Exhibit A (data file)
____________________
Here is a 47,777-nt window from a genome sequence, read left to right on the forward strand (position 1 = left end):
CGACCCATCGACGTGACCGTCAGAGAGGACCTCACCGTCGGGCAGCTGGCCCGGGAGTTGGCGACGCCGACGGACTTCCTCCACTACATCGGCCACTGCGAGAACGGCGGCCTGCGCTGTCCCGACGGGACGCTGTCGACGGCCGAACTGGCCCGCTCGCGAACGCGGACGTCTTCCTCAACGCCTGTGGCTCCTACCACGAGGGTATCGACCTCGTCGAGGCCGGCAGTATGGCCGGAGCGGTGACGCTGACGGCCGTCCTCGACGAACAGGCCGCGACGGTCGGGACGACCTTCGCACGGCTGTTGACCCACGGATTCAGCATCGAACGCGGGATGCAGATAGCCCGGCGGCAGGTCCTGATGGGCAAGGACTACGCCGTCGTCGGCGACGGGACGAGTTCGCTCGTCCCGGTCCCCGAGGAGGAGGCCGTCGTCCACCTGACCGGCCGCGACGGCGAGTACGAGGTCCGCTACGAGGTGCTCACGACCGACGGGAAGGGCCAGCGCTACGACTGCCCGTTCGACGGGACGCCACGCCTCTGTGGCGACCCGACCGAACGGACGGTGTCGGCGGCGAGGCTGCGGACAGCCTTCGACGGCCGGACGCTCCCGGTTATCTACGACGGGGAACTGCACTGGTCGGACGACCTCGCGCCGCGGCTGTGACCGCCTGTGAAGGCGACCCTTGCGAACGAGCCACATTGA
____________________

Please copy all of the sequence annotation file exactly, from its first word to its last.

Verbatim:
Here is a 47,777-nt window from a genome sequence, read left to right on the forward strand (position 1 = left end):
CGACCCATCGACGTGACCGTCAGAGAGGACCTCACCGTCGGGCAGCTGGCCCGGGAGTTGGCGACGCCGACGGACTTCCTCCACTACATCGGCCACTGCGAGAACGGCGGCCTGCGCTGTCCCGACGGGACGCTGTCGACGGCCGAACTGGCCCGCTCGCGAACGCGGACGTCTTCCTCAACGCCTGTGGCTCCTACCACGAGGGTATCGACCTCGTCGAGGCCGGCAGTATGGCCGGAGCGGTGACGCTGACGGCCGTCCTCGACGAACAGGCCGCGACGGTCGGGACGACCTTCGCACGGCTGTTGACCCACGGATTCAGCATCGAACGCGGGATGCAGATAGCCCGGCGGCAGGTCCTGATGGGCAAGGACTACGCCGTCGTCGGCGACGGGACGAGTTCGCTCGTCCCGGTCCCCGAGGAGGAGGCCGTCGTCCACCTGACCGGCCGCGACGGCGAGTACGAGGTCCGCTACGAGGTGCTCACGACCGACGGGAAGGGCCAGCGCTACGACTGCCCGTTCGACGGGACGCCACGCCTCTGTGGCGACCCGACCGAACGGACGGTGTCGGCGGCGAGGCTGCGGACAGCCTTCGACGGCCGGACGCTCCCGGTTATCTACGACGGGGAACTGCACTGGTCGGACGACCTCGCGCCGCGGCTGTGACCGCCTGTGAAGGCGACCCTTGCGAACGAGCCACATTGA